• …“…the image of Osiris was consigned to a sepulcher for three days; and…on the fourth, the priests opened it and brought forth a heifer to the people, as the deity restored to life.” [The Classical Journal (XXIX, 92)”] • …Edwin C. Krupp: “The myth of Osiris involves his own death and resurrection, a theme that echoes the daily cycle of the sun’s death and its rebirth at dawn.”[Echoes of the Ancient Skies (16)] • …“According to the faith of later times, Osiris was three days and three nights in the waters before he was restored to life again.” [The American Journal of Theology (XX, 5)]

      Sir Rev. Dr. W. Robertson Nicoll: “The death and resurrection of Osiris embraced three days from Nov. 12-14.” [Nicoll, 344.]
      G.A. Wells comments: "…according to Plutarch…the festival of Osiris was spread over three days, his death being mourned on the first and his resurrection celebrated on the night of the third with the joyful shout “Osiris has been found.” [Wells, 18.]
      Plutarch (39, 366D-E):Consequently they say that the disappearance of Osiris occurred in the month of Athyr, at the time when, owing to the complete cessation of the Etesian winds, the Nile recedes to its low level and the land becomes denuded. As the nights grow longer, the darkness increases, and the potency of the light is abated and subdued. Then among the gloomy rites which the priests perform, they shroud the gilded image of a cow with a black linen vestment, and display her as a sign of mourning for the goddess, inasmuch as they regard both the cow and the earth as the image of Isis; and this is kept up for four days consecutively, beginning with the seventeenth of the month. The things mourned for are four in number: first, the departure and recession of the Nile; second, the complete extinction of the north winds, as the south winds gain the upper hand; third, the day’s growing shorter than the night; and, to crown all, the denudation of the earth together with the defoliation of the trees and shrubs at this time. On the nineteenth day they go down to the sea at night[…]”[“Plutarch/Babbitt, 95-97. (Emph. added.)”]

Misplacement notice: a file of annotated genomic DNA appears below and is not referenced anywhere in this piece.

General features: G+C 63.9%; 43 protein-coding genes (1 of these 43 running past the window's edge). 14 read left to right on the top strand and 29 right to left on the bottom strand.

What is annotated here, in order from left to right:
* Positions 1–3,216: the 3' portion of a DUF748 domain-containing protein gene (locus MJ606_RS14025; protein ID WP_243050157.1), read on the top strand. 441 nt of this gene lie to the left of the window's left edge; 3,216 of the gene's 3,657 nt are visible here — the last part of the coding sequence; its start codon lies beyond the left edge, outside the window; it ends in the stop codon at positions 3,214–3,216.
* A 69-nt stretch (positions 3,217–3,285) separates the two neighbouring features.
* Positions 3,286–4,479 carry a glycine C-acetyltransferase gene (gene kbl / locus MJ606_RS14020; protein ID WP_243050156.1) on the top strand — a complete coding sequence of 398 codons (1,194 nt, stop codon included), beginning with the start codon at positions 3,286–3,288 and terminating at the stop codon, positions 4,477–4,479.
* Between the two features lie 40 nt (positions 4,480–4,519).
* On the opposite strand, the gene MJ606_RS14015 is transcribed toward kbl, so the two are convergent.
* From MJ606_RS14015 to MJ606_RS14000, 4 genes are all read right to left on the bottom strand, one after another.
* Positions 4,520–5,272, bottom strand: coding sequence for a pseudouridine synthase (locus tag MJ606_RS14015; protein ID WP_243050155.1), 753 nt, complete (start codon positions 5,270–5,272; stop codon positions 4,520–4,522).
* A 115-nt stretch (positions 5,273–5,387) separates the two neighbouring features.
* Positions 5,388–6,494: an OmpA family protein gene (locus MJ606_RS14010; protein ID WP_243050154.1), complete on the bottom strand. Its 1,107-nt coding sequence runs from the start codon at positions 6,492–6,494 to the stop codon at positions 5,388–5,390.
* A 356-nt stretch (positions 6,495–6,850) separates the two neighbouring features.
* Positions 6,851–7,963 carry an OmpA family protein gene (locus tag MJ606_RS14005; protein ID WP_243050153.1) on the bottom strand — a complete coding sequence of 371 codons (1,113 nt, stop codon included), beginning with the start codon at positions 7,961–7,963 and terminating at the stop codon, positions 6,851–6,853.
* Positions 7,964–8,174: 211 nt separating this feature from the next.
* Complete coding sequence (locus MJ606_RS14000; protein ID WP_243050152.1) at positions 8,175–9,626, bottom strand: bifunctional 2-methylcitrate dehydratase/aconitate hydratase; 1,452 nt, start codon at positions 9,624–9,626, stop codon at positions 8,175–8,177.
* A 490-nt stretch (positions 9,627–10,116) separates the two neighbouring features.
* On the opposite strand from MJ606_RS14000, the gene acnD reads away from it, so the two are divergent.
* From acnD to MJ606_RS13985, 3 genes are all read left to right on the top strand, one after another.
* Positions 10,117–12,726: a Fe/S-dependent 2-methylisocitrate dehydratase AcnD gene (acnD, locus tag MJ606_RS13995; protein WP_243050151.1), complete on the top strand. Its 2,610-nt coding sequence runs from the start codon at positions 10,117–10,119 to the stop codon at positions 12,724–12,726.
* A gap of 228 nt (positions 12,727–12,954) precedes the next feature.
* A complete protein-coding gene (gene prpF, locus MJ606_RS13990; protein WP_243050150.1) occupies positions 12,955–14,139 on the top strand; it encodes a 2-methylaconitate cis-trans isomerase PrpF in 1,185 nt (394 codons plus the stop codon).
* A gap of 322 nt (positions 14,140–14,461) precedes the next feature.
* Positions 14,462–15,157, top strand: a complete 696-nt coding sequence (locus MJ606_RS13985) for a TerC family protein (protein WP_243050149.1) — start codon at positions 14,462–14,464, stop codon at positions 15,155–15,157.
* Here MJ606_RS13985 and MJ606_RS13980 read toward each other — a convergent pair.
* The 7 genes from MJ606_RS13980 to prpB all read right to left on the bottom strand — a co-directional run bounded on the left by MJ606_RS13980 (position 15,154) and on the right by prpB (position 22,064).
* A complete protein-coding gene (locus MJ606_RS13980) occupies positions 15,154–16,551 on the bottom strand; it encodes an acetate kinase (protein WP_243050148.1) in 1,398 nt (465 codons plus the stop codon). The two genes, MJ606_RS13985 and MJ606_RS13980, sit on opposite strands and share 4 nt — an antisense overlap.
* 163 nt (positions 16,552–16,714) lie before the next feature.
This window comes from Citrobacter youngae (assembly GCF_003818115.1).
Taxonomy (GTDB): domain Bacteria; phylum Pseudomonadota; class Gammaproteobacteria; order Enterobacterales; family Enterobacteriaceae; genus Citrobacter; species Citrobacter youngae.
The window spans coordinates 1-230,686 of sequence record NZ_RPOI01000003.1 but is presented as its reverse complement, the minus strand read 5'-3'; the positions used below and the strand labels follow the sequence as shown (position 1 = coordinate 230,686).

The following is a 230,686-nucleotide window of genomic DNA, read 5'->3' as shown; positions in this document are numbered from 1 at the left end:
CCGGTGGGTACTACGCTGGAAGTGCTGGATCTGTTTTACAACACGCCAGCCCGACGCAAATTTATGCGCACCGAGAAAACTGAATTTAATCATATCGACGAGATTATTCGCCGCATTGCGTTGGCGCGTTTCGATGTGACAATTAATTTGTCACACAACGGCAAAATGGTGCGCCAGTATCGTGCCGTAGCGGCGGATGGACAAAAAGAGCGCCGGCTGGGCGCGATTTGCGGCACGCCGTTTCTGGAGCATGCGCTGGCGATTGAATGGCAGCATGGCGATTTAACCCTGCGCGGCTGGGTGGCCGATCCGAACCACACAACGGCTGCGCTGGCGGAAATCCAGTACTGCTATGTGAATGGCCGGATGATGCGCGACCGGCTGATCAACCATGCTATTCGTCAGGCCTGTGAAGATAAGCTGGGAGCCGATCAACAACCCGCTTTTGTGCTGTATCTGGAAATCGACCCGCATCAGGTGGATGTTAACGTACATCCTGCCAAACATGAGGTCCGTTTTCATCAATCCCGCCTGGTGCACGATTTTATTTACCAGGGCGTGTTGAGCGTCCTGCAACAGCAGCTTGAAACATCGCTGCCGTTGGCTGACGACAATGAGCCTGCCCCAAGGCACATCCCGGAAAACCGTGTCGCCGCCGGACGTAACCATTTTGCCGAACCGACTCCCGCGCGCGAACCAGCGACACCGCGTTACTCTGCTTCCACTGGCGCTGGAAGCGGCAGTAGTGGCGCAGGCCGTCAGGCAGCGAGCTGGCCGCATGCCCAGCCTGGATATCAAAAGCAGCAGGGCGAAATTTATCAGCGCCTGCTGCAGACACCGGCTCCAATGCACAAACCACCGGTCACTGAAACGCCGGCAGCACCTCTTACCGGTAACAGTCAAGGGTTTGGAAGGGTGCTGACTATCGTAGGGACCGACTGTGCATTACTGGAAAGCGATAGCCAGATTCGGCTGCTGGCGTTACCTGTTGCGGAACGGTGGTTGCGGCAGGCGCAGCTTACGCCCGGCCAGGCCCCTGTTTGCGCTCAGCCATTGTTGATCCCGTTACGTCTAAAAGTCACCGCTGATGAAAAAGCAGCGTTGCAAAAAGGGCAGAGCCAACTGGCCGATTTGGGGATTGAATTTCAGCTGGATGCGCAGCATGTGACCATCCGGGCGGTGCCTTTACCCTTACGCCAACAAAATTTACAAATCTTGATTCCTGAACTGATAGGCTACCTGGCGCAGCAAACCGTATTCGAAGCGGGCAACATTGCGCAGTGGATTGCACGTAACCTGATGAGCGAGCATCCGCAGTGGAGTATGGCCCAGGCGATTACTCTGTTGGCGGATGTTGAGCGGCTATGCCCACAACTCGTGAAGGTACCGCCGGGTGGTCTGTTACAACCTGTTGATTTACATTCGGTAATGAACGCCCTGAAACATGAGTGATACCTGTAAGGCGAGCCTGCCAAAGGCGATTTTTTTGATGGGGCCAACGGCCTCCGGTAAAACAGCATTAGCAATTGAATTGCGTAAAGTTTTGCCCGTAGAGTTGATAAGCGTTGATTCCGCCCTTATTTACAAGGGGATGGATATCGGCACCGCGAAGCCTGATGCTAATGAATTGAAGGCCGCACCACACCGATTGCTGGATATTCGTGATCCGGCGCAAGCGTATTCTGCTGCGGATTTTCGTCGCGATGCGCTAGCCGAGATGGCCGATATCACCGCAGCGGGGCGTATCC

“three-day period, the 17th, 18th and 19th of the month Athyr (Hathor)

      BLAKE: Look at Mettinger, 169.